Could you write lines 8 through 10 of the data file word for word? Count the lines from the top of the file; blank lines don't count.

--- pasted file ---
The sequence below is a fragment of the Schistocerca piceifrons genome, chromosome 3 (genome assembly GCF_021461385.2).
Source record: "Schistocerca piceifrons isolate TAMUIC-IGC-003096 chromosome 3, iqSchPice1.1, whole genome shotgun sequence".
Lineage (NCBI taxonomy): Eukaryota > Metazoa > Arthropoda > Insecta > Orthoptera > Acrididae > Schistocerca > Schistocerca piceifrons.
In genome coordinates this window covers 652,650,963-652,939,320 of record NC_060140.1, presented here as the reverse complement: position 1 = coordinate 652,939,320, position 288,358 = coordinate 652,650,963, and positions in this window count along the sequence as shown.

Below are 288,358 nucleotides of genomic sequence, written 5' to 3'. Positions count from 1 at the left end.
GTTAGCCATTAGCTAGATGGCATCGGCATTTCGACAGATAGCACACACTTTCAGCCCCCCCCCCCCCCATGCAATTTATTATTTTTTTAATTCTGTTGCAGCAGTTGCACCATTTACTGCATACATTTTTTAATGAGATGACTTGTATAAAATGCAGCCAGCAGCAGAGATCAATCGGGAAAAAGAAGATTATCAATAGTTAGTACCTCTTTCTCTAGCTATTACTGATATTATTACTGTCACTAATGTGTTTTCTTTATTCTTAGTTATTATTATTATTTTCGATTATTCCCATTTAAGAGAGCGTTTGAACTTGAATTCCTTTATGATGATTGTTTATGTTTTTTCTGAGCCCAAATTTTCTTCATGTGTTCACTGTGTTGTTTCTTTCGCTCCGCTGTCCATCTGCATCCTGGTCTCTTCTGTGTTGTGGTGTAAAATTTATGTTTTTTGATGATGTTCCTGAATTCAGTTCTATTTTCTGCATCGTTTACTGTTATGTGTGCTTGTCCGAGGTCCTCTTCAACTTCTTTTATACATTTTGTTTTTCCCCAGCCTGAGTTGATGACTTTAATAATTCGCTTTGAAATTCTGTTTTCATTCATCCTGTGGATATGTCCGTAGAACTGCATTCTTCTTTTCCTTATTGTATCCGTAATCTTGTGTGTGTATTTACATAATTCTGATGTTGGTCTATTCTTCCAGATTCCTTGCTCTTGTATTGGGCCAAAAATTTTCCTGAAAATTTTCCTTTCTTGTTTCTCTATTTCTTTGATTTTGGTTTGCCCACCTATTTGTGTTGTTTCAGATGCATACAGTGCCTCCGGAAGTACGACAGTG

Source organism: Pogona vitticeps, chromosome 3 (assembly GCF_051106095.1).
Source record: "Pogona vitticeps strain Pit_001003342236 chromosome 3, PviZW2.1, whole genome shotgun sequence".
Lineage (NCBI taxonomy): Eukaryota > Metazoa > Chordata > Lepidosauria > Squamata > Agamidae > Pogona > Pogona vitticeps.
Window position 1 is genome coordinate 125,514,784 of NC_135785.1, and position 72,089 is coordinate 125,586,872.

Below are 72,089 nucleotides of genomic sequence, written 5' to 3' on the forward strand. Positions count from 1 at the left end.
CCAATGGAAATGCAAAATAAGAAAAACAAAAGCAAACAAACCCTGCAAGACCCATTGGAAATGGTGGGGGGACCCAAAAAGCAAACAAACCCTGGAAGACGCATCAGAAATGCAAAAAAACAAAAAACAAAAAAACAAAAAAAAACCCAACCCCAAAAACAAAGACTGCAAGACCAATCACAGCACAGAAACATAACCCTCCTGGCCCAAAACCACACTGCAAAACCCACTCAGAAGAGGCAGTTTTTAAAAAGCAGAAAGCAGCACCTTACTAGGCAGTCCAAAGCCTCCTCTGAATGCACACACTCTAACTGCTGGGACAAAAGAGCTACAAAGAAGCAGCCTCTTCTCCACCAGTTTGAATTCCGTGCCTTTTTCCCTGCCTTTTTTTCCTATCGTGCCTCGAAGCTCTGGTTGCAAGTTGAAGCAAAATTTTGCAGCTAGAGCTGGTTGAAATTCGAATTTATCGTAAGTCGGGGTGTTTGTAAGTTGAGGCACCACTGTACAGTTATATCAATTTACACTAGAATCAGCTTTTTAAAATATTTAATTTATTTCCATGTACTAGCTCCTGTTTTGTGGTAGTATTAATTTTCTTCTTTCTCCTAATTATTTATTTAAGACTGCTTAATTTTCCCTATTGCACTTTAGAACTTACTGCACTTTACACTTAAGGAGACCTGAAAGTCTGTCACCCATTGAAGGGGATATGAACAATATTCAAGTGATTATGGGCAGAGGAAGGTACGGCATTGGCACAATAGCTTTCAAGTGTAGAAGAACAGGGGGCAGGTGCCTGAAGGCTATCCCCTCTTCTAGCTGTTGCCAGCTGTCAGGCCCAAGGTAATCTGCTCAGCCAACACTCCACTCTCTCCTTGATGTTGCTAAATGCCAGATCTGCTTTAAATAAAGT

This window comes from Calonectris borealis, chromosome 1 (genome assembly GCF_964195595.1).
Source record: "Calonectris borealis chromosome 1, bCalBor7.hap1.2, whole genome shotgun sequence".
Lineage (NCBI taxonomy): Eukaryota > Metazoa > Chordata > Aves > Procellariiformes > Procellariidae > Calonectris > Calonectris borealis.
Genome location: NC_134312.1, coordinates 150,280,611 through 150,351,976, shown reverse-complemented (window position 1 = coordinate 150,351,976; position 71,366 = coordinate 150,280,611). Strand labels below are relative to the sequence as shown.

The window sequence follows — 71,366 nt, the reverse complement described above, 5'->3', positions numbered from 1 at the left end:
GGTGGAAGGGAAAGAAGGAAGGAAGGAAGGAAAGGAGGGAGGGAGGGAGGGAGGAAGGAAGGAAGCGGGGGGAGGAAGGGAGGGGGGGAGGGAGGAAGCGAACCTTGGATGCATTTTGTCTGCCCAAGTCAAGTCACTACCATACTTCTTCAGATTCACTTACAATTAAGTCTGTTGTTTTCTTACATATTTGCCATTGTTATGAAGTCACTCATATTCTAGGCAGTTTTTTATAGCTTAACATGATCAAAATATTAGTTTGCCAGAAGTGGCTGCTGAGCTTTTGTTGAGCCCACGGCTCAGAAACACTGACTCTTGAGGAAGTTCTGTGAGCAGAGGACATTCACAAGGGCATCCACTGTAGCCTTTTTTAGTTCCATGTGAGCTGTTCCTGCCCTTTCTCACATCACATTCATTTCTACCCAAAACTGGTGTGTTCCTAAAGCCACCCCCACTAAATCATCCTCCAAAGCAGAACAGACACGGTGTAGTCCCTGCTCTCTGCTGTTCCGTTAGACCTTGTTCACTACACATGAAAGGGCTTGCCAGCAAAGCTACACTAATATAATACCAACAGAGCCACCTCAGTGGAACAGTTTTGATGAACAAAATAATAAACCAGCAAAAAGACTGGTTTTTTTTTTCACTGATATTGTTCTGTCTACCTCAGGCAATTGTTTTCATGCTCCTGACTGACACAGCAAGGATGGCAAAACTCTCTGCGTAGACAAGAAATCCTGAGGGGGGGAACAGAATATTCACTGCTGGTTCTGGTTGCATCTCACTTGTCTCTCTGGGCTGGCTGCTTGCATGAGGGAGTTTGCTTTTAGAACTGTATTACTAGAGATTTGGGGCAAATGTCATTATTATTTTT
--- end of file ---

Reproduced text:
Source record: "Pogona vitticeps strain Pit_001003342236 chromosome 3, PviZW2.1, whole genome shotgun sequence".
Lineage (NCBI taxonomy): Eukaryota > Metazoa > Chordata > Lepidosauria > Squamata > Agamidae > Pogona > Pogona vitticeps.
Window position 1 is genome coordinate 125,514,784 of NC_135785.1, and position 72,089 is coordinate 125,586,872.